Dismissed at Soho Theatre
The Upsetters is an anti-racist theatre company founded with a specific goal in mind: to bring on the stage plays written, directed and performed by artists of colour, whose works challenge systematic and systemic oppression – knife violence, for instance, and the classism and racism deeply embedded in the UK’s education system.
Daniel Rusteau’s powerful debut, directed by Nikhil Vyas, takes place entirely at school: one of the lowest-ranked secondary schools in London. Ashley (Georgia-Mae Myers) is a young sociology teacher who has worked there for almost two years, and has already suffered much loss and defeat, but also joy – joy and hope in seeing one of her Black GCSE pupils, Tyler, finally opening up to her, and talking about wanting to become an architect. Until the day Tyler brings a knife to school, and his teacher is forced to report him, not knowing what the drastic consequences will be.
Ashley believes that the school symbolises more to her students than the four neutral-coloured walls between which they go to learn. School should be a nurturing haven, where they can discover and explore their true passions, whilst being sheltered from all the insidious violence snaking its way from the streets to the front gate, trying to get in. But, sometimes, violence does get in. Interestingly, the knife never actually makes an appearance, and neither does Tyler. The play doesn’t glamourise violence but focuses on telling a complex story from the different points of view of the adults – parents and educators – whose choices deeply impact the present and future of the young students they are supposed to protect.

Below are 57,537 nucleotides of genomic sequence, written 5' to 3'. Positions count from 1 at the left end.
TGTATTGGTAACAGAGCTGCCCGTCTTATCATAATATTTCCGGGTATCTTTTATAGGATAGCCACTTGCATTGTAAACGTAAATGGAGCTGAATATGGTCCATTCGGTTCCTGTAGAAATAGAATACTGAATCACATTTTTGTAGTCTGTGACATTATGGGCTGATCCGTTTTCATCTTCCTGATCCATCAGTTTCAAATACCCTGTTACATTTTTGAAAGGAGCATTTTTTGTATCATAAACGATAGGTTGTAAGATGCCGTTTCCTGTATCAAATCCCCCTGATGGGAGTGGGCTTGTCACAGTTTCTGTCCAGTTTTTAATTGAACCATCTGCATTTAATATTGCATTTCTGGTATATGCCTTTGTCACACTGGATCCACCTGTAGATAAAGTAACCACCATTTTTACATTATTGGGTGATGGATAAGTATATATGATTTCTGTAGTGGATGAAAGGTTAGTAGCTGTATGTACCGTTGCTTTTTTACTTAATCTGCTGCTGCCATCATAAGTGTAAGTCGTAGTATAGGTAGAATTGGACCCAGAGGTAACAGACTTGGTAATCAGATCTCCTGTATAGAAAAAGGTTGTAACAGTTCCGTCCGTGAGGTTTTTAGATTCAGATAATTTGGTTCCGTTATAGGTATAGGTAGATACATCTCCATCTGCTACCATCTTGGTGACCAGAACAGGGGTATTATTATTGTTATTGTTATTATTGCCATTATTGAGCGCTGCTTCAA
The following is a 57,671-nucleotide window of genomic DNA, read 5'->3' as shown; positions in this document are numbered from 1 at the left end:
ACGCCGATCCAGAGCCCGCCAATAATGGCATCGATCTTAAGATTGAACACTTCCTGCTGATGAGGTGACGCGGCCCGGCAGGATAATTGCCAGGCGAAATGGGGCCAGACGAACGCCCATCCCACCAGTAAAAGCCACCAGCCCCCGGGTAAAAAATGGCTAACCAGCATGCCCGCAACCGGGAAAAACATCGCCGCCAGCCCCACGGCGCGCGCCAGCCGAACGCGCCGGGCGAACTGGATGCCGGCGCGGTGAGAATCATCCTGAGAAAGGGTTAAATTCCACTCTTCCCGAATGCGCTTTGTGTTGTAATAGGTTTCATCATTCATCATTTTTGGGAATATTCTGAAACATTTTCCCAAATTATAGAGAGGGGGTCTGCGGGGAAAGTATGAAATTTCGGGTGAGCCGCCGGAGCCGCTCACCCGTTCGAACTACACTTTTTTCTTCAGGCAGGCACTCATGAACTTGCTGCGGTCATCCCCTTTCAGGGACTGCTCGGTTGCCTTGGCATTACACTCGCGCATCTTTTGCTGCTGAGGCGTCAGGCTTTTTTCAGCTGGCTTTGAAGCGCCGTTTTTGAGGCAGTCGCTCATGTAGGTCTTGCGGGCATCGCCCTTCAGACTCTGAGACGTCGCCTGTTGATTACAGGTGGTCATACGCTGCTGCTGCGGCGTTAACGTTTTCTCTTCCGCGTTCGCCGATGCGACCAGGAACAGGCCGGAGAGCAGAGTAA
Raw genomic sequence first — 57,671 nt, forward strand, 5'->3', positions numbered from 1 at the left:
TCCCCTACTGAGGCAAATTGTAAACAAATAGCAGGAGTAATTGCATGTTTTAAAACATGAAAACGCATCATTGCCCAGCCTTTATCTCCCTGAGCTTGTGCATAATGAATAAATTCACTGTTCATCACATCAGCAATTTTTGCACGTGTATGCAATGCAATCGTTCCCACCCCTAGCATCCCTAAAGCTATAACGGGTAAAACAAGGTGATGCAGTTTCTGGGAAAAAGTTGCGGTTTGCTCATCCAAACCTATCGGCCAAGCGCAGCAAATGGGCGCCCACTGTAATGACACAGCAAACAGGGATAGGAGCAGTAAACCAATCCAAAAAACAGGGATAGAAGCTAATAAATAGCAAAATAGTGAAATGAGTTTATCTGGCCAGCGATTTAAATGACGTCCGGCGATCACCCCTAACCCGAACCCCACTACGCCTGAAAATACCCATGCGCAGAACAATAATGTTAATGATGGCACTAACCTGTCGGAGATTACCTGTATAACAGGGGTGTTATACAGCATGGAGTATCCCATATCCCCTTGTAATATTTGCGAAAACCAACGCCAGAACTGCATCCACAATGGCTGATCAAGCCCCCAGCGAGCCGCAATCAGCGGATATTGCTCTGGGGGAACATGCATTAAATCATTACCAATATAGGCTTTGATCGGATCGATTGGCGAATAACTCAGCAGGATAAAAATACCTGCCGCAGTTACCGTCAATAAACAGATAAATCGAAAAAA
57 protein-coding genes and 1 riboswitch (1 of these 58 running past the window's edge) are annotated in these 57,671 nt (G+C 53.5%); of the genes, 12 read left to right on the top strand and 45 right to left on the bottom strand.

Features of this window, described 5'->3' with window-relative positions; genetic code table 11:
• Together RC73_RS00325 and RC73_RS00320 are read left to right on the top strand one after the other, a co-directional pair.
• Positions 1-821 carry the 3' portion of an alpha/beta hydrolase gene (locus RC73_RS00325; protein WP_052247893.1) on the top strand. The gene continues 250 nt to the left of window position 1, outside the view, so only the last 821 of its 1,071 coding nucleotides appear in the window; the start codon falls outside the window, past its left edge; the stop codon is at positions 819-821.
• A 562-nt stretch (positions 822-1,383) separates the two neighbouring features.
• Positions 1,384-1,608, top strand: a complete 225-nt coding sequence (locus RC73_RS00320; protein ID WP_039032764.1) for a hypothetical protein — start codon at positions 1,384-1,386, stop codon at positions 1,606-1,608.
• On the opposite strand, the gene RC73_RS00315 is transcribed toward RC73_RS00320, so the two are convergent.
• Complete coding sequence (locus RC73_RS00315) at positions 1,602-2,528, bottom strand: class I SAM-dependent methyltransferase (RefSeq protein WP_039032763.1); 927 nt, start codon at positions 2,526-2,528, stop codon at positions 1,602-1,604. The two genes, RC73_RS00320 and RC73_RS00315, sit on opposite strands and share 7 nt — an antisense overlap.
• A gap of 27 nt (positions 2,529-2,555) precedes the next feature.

Rusteau creates a deeply absorbing and compelling scenario: from start to finish, everyone is hooked, silently waiting for the next scene. Every character – the nervous teachers worried about their jobs but also trying to do the right thing, the mother (Bonnie Baddoo) who mistrusts authority – possesses a recognisable set of traits, making each one of them feel alive and real. Jonathan (Jon McGuinness), for instance, is the older teacher who provides comic relief with his witty one-liners and detached demeanour, while the battle between just and unjust unravels. But what is “just”?
Susan (Rebecca Crankshaw), the white, middle-class headteacher, has her own idea: she delivers a heartfelt speech in which she opens up about her own trauma, having seen several students being stabbed to death. She is not willing to forgive Tyler for bringing a knife to school – not if it could risk another child’s life. Ashley, on the other hand, has a different and more empathetic understanding of Tyler’s thinking and intentions; she also knows that, by expelling him, the school is sealing his fate. Both women have their reasons, informed by their experiences and past. They also have some fixed ideas about the other: Susan sees Ashley as young and naïve, while Ashley sees Susan as privileged and lacking in empathy. Despite being two well-rounded characters, however, the interactions between the women sometimes reveal the artifice and pen hiding behind them – even though the situation depicted is sadly a recurring reality.
Overall, the writing paints a multifaceted set of characters, looking at very relevant and timely issues from different angles and points of view: despite their differences, both Ashely and Susan know first-hand how deeply one simple decision can affect a child’s life. In the end, another young life is lost, another “if only”. There’s some hope, however: hope in nurture, eradicating prejudice and racism from a faulted education system.
Dismissed is at Soho Theatre from 16th May until 3rd June 2023. For further information or to book visit the theatre’s website here.